Arguably, community is the core value of every Christian School. The Biblical concept of shalom means more than peace in the sense of “not fighting”, or a mere gathering of people of like mind – it implies relational wholeness, fullness, or completeness. As those created in God’s image, this shalom is what we were made for, what we have broken, what the work of Christ redeemed, and what we are co-workers with Him in restoring in this world that belongs to Him.
One of the most well-known Biblical metaphors is that of Christian community and the body. We need all the parts to work together in order to experience health and true flourishing. However, just as maintaining a healthy body is not something that happens by itself, shalom does not happen without careful attention to our activity…or lack thereof.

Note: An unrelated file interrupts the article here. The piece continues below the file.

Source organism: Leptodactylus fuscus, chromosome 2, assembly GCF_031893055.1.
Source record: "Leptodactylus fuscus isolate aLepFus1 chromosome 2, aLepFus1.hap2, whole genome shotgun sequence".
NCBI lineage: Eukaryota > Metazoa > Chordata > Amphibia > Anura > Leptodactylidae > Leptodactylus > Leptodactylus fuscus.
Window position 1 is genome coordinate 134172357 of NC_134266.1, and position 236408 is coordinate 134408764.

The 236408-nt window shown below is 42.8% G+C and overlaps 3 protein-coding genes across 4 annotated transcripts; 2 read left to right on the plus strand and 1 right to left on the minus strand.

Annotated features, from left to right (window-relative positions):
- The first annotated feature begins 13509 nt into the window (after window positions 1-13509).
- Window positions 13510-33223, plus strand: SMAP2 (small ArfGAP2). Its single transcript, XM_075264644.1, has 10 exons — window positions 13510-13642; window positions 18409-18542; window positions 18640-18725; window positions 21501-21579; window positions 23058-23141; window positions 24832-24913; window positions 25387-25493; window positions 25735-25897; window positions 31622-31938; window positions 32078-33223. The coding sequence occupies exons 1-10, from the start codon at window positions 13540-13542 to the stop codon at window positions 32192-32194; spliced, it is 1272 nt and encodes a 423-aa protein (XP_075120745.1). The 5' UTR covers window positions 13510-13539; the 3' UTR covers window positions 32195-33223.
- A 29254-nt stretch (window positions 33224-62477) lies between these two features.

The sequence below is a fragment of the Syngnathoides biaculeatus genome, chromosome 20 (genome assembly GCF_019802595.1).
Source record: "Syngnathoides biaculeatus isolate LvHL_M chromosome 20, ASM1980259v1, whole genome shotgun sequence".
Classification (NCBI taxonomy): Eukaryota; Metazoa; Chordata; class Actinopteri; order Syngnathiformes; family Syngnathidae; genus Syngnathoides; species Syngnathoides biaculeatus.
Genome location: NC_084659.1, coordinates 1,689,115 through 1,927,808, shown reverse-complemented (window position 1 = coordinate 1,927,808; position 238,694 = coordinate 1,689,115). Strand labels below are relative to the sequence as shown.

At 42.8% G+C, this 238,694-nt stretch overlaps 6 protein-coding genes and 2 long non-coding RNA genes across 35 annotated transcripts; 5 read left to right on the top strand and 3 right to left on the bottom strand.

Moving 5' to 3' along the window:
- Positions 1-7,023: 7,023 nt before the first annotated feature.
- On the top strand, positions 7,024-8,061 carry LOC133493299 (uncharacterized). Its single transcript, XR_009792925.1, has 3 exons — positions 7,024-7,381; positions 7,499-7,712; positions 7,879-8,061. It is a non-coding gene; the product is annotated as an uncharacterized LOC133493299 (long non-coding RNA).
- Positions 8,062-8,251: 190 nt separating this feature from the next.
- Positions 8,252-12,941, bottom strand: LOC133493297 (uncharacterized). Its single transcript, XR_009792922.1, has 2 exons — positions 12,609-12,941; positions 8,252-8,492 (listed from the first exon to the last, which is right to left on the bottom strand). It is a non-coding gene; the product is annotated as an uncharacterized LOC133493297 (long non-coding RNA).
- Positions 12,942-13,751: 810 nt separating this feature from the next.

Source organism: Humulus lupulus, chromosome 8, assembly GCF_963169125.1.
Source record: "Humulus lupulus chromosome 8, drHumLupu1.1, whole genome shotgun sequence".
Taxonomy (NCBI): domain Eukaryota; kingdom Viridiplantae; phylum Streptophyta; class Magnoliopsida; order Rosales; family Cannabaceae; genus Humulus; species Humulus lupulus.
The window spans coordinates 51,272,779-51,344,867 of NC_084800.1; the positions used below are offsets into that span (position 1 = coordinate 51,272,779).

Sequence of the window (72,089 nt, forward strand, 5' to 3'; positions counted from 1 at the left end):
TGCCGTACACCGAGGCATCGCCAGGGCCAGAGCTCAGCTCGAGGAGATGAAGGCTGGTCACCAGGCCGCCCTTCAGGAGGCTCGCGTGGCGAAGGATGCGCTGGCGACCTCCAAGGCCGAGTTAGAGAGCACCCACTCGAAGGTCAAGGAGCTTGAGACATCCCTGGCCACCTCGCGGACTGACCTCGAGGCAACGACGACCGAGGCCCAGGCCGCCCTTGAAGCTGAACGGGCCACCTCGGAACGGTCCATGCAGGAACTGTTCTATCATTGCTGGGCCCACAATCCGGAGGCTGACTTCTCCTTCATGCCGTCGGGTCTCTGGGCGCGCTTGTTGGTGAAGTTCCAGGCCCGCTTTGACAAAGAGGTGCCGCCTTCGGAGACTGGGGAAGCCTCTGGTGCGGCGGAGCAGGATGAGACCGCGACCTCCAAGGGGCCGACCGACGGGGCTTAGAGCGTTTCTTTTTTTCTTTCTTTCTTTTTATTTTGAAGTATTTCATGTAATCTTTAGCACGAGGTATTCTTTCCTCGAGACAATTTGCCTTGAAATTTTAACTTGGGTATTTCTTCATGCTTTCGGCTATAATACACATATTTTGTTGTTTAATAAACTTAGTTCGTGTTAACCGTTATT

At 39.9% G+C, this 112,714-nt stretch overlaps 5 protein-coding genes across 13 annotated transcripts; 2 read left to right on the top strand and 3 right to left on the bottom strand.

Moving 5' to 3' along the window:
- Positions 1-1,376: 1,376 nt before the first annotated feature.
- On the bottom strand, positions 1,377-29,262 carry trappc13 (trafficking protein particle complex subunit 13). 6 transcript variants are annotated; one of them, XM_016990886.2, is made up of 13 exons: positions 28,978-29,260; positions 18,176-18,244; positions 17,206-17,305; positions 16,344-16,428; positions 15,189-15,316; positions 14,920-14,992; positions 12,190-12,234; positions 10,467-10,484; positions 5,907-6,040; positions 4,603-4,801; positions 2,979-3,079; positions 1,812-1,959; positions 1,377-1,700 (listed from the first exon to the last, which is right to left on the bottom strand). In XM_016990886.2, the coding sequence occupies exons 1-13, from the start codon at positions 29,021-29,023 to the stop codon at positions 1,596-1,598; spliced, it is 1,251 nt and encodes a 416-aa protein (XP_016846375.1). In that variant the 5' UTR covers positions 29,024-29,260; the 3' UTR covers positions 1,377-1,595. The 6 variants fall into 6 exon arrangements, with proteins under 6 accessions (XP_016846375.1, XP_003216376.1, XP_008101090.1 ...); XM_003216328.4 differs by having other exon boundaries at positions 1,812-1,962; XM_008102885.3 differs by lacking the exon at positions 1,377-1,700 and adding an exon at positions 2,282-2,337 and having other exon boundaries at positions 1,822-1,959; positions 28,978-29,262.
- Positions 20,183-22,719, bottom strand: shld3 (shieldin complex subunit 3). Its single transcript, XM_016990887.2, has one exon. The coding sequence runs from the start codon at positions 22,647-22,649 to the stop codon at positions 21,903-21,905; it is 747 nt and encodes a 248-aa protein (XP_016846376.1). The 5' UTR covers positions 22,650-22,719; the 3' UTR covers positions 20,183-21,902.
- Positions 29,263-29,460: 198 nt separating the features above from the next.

Our students need to learn and experience that community is built through our engagement, attitudes, words, working through conflict, and acts of kindness. This is something that we all need to learn. We are all called to be community-builders!
Passages to Ponder: 1 Corinthians 12; Psalm 133; Philippians 2; 1 Peter 4:10-11
Five Commandments for Involving Youth in Community Building
- Always start with the gifts, talents, knowledge, and skills of young people – never with their needs and problems.
- Always lift up the unique individual, never the category to which the young person belongs (e.g., “Maria, the great soccer player,” not “Maria, the at-risk youth”).
- Share the convictions that (a) every community is filled with useful opportunities for young people to contribute and (b) there is no community institution or association that can’t find a useful role for young people.
- Try to distinguish between real community-building work and games or fakes – because young people know the difference.
- Fight – in every way you can – age segregation. Work to overcome the isolation of young people.
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